5.  When the auction of the inheritance was appointed to take place, Aebutius, who had long been supported by Caesennia though a widowed and solitary woman, and who had insinuated himself into her confidence by the system of undertaking (not without some profit to himself) all the business which the woman had to transact, and all her disputes —was employed at that time also in this transaction of selling and dividing the property. And he always pushed and thrust himself in in such a way as to make Caesennia of opinion, that she, being a woman unskilled in business, could not get on well in any matter in which Aebutius was not concerned.  The character that you know, from daily experience, O judges, belongs to a flatterer of women, all agent of widows, an over-litigious defender, eager for strife, ignorant and stupid among men, but a shrewd and clever lawyer among women; this was the character of Aebutius. For all this was Aebutius to Caesennia. In case you should ask, is he any relation? no one could be more entirely unconnected with her—Was he a friend, recommended to her by her father or her husband? Nothing of the sort. Who then was he? He was such a man as I have just been depicting— a voluntary friend of the woman, united with her, not by any relationship, but by a pretended officiousness, and a deceitful eagerness in her behalf; by an occasional assistance, seasonable rather than faithful.  When, as I had begun to say, the auction was fixed to take place at Rome, the friends and relations of Caesennia advised her—as, indeed, had occurred to her of her own accord,—that, since she had an opportunity of buying that farm of Fulcinius's which was contiguous to her own ancient property, there would be no wisdom in letting such an opportunity slip, especially as money was owing to her from the division of the inheritance, which could never be invested better. Therefore the woman determines to do so; she gives a commission to buy the farm—to whom? to whom do you suppose? Does it not at once occur to every one that this was the natural business of the man who was ready to transact all the woman's business, of the man without whom nothing could be done with proper skill and wisdom? You are quite right—the business is entrusted to Aebutius.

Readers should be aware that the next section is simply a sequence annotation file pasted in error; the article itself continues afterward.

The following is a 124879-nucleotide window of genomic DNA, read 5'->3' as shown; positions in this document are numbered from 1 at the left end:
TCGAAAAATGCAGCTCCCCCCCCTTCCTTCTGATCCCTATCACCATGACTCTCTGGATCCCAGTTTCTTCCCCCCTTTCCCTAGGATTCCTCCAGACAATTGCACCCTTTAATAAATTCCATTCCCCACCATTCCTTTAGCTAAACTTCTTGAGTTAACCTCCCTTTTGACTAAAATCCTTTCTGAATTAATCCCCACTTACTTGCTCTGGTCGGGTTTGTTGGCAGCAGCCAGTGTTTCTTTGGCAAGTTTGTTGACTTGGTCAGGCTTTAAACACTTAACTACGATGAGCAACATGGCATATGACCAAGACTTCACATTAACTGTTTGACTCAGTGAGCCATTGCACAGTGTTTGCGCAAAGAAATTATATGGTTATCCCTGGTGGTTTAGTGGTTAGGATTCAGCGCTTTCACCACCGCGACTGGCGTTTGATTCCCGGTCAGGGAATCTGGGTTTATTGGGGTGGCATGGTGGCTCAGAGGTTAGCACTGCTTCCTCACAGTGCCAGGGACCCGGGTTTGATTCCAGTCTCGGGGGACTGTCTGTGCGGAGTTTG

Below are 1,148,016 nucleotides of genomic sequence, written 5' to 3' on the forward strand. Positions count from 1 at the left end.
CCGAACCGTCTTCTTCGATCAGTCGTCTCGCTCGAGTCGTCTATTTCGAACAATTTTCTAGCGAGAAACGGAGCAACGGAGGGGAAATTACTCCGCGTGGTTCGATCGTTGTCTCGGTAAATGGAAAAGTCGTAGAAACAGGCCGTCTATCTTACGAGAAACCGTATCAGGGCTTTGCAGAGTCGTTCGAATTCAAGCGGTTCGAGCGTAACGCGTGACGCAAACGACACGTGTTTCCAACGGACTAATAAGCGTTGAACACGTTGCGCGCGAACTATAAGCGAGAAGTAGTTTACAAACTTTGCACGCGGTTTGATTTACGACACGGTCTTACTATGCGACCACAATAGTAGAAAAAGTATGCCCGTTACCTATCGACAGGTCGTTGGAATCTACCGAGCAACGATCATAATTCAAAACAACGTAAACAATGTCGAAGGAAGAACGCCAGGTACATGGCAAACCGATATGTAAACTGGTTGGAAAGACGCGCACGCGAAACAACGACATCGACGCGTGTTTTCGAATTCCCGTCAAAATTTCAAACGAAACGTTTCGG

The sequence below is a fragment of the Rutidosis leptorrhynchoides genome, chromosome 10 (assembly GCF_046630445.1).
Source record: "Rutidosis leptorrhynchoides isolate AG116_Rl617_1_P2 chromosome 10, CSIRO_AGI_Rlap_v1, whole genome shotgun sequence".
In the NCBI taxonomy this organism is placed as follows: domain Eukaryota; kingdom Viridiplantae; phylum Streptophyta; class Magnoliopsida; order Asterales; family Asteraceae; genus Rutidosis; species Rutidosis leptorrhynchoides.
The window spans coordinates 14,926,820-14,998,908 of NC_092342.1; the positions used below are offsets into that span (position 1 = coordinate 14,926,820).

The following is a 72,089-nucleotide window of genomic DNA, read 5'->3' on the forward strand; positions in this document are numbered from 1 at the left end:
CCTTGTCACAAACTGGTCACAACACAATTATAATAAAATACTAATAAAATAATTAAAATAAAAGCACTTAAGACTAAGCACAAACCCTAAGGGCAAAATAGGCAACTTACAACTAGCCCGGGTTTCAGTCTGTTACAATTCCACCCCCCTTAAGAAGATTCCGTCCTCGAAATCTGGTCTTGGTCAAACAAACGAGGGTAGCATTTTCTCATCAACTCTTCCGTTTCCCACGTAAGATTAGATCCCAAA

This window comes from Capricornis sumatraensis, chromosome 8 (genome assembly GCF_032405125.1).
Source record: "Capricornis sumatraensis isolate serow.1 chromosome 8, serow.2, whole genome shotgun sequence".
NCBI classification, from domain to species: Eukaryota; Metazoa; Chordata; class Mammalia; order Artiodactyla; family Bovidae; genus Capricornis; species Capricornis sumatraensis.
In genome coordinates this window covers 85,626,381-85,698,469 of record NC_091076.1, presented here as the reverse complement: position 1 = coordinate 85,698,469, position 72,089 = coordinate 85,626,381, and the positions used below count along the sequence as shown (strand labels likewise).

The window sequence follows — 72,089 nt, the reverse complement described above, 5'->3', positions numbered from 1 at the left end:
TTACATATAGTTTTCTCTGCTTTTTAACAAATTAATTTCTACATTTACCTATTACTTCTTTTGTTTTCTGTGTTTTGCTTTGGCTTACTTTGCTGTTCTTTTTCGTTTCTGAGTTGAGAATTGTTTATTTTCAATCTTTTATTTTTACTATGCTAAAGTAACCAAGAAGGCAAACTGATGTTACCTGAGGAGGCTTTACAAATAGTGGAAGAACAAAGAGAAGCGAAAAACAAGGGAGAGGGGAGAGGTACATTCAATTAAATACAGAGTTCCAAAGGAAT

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THE ORATION OF M. T. CICERO IN BEHALF OF AULUS CAECINA.
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